In our view, none of these challenges are insurmountable for equity markets if earnings continue to grow. However, an alternative method of stock selection and volatility mitigation may become necessary. As pioneers of Modern Alpha™ strategies, WisdomTree has a host of strategies that can help investors navigate the current environment:
1. WisdomTree U.S. Multifactor Fund (USMF): This strategy aims to provide multifactor exposure to U.S. equities through a combination of fundamental (value and quality) and technical (momentum and correlations) factors. USMF aims to deliver quality stock selection that can withstand periods of heightened systematic risk.
2. WisdomTree CBOE S&P 500 PutWrite Strategy Fund (PUTW)/Russell 2000 PutWrite Strategy Fund (RPUT): Both strategies aim to provide a positive correlation to equities, but with significantly lower volatility. These strategies sell one-month at-the-money put options, thereby generating income which could partially offset losses during market corrections. Should markets rise, the put options eventually expire, worthless, allowing investors to generate positive returns. PUTW and RPUT generate income by selling volatility and thus can help lower drawdowns during market corrections.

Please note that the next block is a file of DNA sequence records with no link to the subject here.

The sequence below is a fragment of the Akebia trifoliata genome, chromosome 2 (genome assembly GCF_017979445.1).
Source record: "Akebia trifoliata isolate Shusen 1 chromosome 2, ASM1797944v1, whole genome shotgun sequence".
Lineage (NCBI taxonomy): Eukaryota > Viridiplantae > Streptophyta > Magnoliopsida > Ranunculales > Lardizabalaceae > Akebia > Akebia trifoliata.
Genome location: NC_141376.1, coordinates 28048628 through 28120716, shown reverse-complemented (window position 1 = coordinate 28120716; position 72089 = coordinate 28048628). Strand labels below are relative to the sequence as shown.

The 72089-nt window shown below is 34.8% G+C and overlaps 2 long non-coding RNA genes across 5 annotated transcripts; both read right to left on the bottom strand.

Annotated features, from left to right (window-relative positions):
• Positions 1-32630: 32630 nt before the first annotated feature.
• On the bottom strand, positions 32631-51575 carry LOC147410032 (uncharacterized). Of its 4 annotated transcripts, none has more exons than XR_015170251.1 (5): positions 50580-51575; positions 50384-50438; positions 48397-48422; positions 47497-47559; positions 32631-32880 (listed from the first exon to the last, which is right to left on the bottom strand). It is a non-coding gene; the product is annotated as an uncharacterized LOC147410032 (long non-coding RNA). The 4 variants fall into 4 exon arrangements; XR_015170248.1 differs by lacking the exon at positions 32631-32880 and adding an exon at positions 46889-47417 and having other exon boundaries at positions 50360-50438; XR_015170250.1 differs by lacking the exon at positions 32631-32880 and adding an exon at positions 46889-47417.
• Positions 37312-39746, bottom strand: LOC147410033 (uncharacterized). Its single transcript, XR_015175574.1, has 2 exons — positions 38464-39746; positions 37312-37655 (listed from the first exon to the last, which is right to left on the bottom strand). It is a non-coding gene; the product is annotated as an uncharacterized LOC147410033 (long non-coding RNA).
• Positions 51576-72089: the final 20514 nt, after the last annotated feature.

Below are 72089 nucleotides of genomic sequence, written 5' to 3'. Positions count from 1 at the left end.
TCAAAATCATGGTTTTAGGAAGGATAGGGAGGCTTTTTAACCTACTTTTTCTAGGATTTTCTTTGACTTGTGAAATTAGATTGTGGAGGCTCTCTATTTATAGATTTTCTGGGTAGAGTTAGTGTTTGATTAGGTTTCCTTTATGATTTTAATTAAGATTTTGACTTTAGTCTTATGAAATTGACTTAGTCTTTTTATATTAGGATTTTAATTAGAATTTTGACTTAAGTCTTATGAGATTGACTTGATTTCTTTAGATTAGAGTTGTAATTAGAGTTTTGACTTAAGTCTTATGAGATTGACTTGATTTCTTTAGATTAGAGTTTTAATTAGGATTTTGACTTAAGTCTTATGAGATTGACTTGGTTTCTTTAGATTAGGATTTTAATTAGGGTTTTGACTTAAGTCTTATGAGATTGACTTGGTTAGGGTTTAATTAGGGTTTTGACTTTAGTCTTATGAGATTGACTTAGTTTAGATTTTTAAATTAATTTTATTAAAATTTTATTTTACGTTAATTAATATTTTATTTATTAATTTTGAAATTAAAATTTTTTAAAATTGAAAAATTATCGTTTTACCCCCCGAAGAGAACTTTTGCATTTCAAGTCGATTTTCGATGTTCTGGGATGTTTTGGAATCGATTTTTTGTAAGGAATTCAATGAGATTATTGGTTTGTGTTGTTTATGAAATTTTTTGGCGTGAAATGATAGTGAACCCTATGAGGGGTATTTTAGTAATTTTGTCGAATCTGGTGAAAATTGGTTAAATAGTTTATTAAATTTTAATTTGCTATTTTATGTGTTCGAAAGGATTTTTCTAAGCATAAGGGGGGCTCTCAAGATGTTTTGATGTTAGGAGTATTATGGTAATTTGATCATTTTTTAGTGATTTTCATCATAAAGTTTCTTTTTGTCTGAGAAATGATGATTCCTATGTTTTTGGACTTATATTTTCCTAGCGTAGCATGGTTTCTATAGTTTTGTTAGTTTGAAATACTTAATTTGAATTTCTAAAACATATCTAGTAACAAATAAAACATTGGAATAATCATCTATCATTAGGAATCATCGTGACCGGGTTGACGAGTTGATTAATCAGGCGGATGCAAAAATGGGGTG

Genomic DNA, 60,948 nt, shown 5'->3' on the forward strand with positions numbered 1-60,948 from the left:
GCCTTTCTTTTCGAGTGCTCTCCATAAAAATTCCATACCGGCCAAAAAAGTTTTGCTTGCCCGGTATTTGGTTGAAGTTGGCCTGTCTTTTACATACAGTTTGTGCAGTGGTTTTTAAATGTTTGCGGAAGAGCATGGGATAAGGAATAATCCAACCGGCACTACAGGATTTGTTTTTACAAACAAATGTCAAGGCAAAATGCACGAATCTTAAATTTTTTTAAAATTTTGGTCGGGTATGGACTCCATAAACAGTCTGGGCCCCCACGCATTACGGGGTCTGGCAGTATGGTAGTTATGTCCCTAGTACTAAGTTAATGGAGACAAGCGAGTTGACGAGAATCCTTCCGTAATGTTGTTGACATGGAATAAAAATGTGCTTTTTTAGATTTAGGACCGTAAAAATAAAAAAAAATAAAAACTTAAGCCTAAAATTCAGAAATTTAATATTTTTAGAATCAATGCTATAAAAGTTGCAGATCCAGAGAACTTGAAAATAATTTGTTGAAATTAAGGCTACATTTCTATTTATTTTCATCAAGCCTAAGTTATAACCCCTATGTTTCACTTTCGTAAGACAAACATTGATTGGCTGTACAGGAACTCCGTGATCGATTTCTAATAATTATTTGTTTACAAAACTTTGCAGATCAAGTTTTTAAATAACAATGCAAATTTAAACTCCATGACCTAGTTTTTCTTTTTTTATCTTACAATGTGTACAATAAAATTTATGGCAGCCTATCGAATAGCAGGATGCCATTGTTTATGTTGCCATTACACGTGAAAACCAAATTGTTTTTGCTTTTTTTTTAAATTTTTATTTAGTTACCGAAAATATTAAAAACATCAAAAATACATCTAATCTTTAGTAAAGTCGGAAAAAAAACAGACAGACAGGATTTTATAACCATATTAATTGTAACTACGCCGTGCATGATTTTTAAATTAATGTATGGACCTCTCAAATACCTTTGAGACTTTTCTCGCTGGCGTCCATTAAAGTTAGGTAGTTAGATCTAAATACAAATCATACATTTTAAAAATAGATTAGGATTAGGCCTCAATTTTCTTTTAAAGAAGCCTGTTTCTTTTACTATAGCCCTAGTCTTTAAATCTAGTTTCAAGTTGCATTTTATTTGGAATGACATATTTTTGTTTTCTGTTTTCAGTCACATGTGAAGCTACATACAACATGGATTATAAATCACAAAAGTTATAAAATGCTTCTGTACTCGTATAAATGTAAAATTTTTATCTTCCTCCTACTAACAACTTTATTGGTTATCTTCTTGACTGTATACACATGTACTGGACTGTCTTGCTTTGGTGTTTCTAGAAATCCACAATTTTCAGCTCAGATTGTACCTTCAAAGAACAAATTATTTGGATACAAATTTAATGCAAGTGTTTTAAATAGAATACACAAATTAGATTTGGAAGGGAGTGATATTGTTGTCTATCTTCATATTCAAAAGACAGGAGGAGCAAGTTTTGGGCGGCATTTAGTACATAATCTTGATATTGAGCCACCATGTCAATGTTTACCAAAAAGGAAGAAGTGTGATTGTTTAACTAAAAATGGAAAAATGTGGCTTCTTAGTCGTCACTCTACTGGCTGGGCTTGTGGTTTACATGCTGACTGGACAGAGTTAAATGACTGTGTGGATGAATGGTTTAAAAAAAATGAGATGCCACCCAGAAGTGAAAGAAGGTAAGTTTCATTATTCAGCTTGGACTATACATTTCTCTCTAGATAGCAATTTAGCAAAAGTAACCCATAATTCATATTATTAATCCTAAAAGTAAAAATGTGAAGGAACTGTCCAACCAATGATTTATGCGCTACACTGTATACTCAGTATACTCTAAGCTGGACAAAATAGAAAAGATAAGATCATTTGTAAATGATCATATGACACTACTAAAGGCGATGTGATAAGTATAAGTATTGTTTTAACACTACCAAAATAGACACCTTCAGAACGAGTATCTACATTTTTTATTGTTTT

3. WisdomTree Dynamic Long/Short U.S. Equity Fund (DYLS) and WisdomTree Dynamic Bearish U.S. Equity Fund (DYB): These are long/short equity strategies, which seek to add value through security selection, as well as opportunistically hedging market risk, when fundamentals are mixed and volatility is increasing. DYB has the potential to go net short the market to profit from declines in equity prices.
Trends in correlation can be a powerful predictor of future volatility and risk in equity markets. As investors continue to grapple with short-term uncertainty, we believe our correlation signal can provide valuable insights into broader market trends. At present, we believe a more defensive positioning could be warranted as the current bull market enters its latter stages.
Important Risks Related to this Article